CitationDownload as .RIS
Emerald Group Publishing Limited
Copyright © 2004, Emerald Group Publishing Limited
Bryan Smith is an international management development consultant, author and pioneering authority in implementing project-based learning in developing managers and directors in several countries. Prior to becoming an independent consultant he was Director of Studies of PA Consulting Group’s Management Centre, where he was responsible for the quality of programme design to ISO 9001 standards. He has authored training manuals and video scripts on coaching and self-development and has designed a wide range of development programmes and training materials, including business simulations. Consultancy services include team building, executive coaching, managing culture change, leadership and development centres. He has researched and written widely on management development and is co-author of Developing Managers through Project-Based Learning (Gower, 1997), reprinted as Project-Based Learning for Developing Managers (Maya Gower (Delhi), 2001). He is a frequent speaker at international conferences, including ASTD and IFTDO. Over the last few years he has facilitated workshops on diversity for managers and staff in several public sector organisations.
Mike Bagshaw is a psychologist, management consultant and coach, helping organisations to overcome people management and development issues. Mike started out as a prison psychologist in 1977, designing and delivering courses for prison officers, and programmes for rehabilitation, pre-release, and suicide prevention. In 1988, he changed direction, and joined the world of commerce. This began at CEPEC, where he developed new programmes for management training, including conflict mediation and dealing with aggressive behaviour. In 1994 he became Development Director at Coutts Consulting. In 1998 he co-founded Trans4mation, a management consultancy for training in leadership, management development, managing diversity and conflict mediation.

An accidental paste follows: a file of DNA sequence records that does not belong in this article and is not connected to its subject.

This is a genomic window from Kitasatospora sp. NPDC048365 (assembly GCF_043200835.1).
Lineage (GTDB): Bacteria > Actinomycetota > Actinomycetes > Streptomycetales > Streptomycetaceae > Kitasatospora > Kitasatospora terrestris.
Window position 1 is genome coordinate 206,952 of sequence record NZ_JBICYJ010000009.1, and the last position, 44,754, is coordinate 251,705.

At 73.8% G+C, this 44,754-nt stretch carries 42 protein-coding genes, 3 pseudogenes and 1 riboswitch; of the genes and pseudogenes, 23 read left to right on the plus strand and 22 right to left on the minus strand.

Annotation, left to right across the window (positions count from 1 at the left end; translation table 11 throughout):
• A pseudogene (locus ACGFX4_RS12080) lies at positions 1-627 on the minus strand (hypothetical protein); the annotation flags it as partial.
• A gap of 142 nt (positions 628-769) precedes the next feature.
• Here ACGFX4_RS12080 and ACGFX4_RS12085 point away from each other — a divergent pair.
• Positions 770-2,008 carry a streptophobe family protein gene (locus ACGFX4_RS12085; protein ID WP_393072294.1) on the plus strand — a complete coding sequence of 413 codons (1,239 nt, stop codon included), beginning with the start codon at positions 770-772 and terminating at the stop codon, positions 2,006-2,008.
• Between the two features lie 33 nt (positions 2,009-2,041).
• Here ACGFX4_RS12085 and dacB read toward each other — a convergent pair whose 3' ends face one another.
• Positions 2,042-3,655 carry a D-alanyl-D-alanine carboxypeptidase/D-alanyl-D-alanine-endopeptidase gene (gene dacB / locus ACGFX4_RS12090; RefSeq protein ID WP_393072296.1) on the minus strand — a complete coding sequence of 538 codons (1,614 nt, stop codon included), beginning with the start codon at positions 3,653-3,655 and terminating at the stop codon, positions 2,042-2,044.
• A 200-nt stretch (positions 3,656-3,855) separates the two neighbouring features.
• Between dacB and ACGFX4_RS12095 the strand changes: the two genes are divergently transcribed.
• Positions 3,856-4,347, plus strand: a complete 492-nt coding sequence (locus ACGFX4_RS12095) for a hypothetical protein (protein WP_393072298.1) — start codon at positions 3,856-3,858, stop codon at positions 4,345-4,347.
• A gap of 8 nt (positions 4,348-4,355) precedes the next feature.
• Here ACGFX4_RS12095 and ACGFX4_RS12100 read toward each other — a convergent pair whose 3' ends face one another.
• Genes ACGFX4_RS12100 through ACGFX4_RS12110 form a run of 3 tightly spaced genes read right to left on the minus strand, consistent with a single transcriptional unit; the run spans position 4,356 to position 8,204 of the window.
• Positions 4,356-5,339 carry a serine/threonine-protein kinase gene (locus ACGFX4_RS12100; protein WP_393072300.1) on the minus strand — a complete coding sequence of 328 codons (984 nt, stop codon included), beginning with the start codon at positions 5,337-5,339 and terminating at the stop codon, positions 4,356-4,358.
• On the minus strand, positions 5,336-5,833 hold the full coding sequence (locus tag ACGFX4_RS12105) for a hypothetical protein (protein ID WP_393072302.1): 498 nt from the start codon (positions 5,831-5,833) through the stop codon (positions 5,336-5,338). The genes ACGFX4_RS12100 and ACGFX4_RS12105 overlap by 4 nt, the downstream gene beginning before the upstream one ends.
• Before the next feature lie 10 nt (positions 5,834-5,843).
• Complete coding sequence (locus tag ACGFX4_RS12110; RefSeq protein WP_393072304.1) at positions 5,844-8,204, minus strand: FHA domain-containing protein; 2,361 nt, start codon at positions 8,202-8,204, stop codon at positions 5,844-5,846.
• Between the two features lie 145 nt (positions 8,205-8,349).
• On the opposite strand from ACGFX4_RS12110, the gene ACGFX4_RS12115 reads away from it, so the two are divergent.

Diversity is all about difference and some diversity strategies adopted by organisations are inclusive, embracing all people-any difference. This stance is strongly endorsed in the public sector where, as part of government policy, organisations should represent the communities they serve. Again, some organisations interpret diversity in terms of recognising and valuing a workforce consisting of a diverse population with differences of age, gender, race, colour, ethnicity, religion and beliefs, sexual orientation, nationality, background, culture and values. To some extent the initial motivation of such organisations in embracing diversity can be rooted in the need for compliance with the increasing raft of legislation, thus reducing the likelihood of formal complaints, which can ultimately result in heavy legal costs and payouts through industrial tribunals. Also, since the “financial caps” have come off, such payouts can be enormous.
In contrast, other organisations can adopt a wider perspective and see diversity as including all aspects of business – products, services, marketing, sales, operations, and people skills in relation to management, leadership and creativity.